Thursday, December 22, 2011

How can you help your child to develop his talent

If you have understood the three steps of the unfolding of talent, you will realise that the process of 'growing the talent' starts only after your child starts working on a task. So what can you do now when he/she is in secondary school? And is it necessary to start the 'preparation' at such a young age? Let us delve on this.

In school your child is gaining knowledge. While gaining knowledge in school, he/she is acquiring 'abilities' which he can convert later into useful 'skills' that can be later transformed into 'talent'. Which useful abilities is he developing in school? Can we enhance his abilities better to help him? Can we plug the gaps in his abilities that he requires later to 'realise' his talent?

Child develops abilities through abstraction

Your child learns different subjects like science, history, geography or mathematics. While studying a subject, he mentally
  • isolates 'parts' of a 'whole' , 
  • understand 'parts' one at a time, and then 
  • understand how each part 'depends' on other part ( or relate to each other) to help the functioning of 'whole'. 
This process is called abstraction.

For instance, while abstracting a topic of biology, such as human body, your child 1>isolates the 'parts' of 'whole' human body such as lungs and heart. He will then understand 2>what individual 'parts' do. For instance, she will learn that 'lungs purify blood' or 'stomachs digest food and extract nutrients from the body' and so on.  Then she will understand 3>how the different parts are 'dependent' on each other. For instance, although lungs purify blood they depend on heart to 'get' and 'pump' the blood to different parts of the whole body. Abstraction helps the child to develop the links in a chain that together help him understand a topic.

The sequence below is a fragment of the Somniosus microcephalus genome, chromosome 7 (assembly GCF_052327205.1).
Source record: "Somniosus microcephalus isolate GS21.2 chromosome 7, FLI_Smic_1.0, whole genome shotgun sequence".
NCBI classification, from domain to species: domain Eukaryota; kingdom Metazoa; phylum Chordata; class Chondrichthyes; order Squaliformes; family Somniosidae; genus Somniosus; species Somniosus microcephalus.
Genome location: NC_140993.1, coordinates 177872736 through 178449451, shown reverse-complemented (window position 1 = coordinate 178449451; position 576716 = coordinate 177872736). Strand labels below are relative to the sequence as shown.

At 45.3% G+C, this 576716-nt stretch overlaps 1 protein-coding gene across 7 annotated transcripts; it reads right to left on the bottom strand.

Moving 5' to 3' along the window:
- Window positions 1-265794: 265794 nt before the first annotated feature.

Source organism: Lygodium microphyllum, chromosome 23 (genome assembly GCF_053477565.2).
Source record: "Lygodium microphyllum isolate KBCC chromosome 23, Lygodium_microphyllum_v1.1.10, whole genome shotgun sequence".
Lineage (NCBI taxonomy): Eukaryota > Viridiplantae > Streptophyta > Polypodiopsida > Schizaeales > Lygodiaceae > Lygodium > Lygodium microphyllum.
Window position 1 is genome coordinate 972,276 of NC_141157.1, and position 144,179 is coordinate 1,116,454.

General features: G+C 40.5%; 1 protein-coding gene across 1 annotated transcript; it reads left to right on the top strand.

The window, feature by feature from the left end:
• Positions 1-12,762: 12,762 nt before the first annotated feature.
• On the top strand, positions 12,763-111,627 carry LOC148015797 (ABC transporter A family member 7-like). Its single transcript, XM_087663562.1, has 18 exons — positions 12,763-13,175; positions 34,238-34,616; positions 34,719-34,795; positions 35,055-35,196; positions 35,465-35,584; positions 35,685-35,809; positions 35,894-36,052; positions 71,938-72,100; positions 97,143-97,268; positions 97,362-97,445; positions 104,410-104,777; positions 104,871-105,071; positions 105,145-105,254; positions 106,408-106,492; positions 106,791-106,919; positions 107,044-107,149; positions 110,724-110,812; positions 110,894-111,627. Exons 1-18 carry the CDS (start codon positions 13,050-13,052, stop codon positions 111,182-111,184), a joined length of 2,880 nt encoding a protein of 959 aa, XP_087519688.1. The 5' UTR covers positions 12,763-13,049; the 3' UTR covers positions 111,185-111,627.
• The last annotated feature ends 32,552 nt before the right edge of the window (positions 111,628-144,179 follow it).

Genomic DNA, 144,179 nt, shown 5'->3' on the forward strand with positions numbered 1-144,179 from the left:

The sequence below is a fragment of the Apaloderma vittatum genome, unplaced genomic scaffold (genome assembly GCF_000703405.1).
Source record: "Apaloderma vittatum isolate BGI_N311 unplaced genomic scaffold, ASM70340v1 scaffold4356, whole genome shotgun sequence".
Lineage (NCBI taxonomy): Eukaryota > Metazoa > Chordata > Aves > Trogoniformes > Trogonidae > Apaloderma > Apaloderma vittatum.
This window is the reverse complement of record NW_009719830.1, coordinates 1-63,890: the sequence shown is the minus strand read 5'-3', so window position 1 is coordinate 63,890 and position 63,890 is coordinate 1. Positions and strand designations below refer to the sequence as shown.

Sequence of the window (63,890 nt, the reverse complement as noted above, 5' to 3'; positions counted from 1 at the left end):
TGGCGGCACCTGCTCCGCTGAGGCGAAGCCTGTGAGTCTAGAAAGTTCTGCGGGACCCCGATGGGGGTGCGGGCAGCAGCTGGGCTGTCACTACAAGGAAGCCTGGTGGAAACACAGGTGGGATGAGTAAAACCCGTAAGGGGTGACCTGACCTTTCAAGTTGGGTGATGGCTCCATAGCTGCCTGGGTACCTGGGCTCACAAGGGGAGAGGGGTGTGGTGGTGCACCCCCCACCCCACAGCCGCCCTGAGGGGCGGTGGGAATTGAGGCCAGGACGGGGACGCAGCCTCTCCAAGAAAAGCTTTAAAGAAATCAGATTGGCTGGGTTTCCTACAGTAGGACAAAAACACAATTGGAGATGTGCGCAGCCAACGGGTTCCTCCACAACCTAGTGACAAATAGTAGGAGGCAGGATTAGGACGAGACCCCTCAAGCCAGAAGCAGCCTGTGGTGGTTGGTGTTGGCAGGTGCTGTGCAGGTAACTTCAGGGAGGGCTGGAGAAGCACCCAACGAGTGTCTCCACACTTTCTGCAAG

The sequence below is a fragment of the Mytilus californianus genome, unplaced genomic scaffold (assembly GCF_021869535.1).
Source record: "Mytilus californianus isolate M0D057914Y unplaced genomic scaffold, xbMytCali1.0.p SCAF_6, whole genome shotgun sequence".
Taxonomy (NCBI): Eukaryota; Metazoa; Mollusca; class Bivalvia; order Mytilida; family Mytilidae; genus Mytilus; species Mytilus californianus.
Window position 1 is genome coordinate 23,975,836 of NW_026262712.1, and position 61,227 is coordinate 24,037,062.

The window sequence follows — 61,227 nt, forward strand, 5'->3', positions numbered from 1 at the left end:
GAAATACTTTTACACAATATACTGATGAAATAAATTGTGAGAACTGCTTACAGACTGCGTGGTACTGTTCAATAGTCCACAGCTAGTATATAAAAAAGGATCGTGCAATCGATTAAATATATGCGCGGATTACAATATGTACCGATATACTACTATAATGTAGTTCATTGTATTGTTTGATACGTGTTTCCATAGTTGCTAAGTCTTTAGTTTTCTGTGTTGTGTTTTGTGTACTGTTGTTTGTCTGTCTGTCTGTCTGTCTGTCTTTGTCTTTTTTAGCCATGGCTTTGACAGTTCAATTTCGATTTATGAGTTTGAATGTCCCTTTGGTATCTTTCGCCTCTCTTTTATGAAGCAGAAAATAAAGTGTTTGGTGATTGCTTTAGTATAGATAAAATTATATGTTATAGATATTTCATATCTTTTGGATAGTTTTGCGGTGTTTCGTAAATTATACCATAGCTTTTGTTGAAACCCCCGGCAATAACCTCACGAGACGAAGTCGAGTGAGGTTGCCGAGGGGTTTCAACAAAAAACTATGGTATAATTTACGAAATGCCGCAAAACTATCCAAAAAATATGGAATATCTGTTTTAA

While the child is 'abstracting' different topics in a subject, he is developing abilities. For instance, while abstracting the subjects in biology he is developing his 'logical ability'. While abstracting topics in mathematics, geometry and algebra, she is developing her 'mathematical ability'. Some cognitive researchers like Howard Gardner** club the two abilities - logical and mathematical - in one ability. While learning the 'language' the child is developing 'linguistic' ability. Science subjects like physics and science refine the 'logical' ability further, by delving deeper in the 'parts', such as understanding the 'physical property' of materials such as 'material composition' and others.

However, due to the dynamics of knowledge development in school, not all children develop these abilities to the same degree. For instance, due to group-teaching of schools, all children are forced to learn every subject at the same pace and sequence. If a child fails to understand a topic/lesson for some reason, he falls behind the class, due to which he cannot understand the next lesson. As the child is unable to keep pace with the subsequent lessons in sequence, he slowly loses his interest in the topic. However as 'topics/subjects' are interrelated, it hampers his learning of another related topic. His overall growth of abilities gets hampered. As the child is unaware of this dynamics of knowledge development, he often misses opportunities to correct himself in time or to find different ways of building his ability in a different way.

Which abilities are nurtured by schools?